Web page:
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‘Action and Accountability’ on the Path to Success as a CEO in Private Equity

An interview with Bob Segert, chairman and CEO of athenahealth
May 2023

Five times in his career, Bob Segert has served as CEO of a private equity-backed company — a clear signal of his success at the helm, but, as he noted in an interview with Spencer Stuart, not exactly a path he had planned out. Instead, it was a lengthy early career at Electronic Data Systems, amassing a range of experiences from P&L responsibility to oversight of various corporate functions, that demonstrated his abilities as a strong general manager.

Today, Segert is chairman and CEO of athenahealth, the Boston area–based healthcare technology firm. He has led the company since its 2019 merger with Virence Health, where he had been CEO since its carveout from GE in 2018. In 2022, he remained at athenahealth after it was acquired for $17 billion by Bain Capital and Hellman & Friedman.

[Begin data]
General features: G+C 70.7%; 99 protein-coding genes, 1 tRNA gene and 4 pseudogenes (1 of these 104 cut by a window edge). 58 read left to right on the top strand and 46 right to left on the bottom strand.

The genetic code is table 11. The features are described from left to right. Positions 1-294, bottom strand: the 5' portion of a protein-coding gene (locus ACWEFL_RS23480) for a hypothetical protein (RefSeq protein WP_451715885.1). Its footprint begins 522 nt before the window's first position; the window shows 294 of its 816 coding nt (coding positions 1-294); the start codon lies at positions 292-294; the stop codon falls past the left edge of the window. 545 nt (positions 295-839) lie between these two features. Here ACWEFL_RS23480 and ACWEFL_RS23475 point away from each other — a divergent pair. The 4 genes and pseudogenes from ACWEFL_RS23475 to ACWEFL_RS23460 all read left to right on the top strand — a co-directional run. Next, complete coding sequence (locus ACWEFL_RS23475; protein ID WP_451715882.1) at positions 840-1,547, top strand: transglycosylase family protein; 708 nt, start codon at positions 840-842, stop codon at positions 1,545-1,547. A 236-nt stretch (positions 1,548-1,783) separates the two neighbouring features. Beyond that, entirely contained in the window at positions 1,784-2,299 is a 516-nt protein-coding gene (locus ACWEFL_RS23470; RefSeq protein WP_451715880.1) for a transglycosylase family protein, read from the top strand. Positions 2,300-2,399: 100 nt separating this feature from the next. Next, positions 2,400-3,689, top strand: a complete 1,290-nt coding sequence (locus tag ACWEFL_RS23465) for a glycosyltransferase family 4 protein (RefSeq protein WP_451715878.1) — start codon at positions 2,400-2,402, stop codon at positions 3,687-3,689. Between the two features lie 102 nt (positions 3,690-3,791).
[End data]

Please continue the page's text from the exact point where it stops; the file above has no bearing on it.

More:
“I love the challenge of private equity — the alignment, the push, the intensity,” Segert said. “It’s addictive. In the public sphere, you don't have the access or the ability to analyze a business like private equity sponsors. It's definitely a different level of introspection.”

Segert recently sat down for a conversation with Spencer Stuart’s Jason Hancock, where they discussed the keys to Segert’s success leading PE-backed companies and his strategies for leadership. The Q&A below has been edited for brevity and clarity.

Jason Hancock: So first and foremost, what's the secret to your success in building an organization? How do you create an organization with a strong culture and an environment that employees want to work in?